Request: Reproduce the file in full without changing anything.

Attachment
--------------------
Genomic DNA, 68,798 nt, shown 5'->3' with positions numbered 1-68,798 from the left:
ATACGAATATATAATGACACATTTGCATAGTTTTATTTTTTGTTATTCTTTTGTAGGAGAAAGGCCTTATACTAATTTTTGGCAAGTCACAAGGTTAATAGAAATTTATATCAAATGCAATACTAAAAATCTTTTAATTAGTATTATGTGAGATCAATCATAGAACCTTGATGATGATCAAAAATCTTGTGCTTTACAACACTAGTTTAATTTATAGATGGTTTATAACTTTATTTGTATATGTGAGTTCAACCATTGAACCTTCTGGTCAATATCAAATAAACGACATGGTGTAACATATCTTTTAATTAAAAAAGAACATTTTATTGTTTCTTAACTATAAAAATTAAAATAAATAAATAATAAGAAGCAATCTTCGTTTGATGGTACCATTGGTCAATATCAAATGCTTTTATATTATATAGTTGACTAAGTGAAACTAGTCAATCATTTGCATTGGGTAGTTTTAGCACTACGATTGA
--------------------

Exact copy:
Genomic DNA, 68,798 nt, shown 5'->3' with positions numbered 1-68,798 from the left:
ATACGAATATATAATGACACATTTGCATAGTTTTATTTTTTGTTATTCTTTTGTAGGAGAAAGGCCTTATACTAATTTTTGGCAAGTCACAAGGTTAATAGAAATTTATATCAAATGCAATACTAAAAATCTTTTAATTAGTATTATGTGAGATCAATCATAGAACCTTGATGATGATCAAAAATCTTGTGCTTTACAACACTAGTTTAATTTATAGATGGTTTATAACTTTATTTGTATATGTGAGTTCAACCATTGAACCTTCTGGTCAATATCAAATAAACGACATGGTGTAACATATCTTTTAATTAAAAAAGAACATTTTATTGTTTCTTAACTATAAAAATTAAAATAAATAAATAATAAGAAGCAATCTTCGTTTGATGGTACCATTGGTCAATATCAAATGCTTTTATATTATATAGTTGACTAAGTGAAACTAGTCAATCATTTGCATTGGGTAGTTTTAGCACTACGATTGA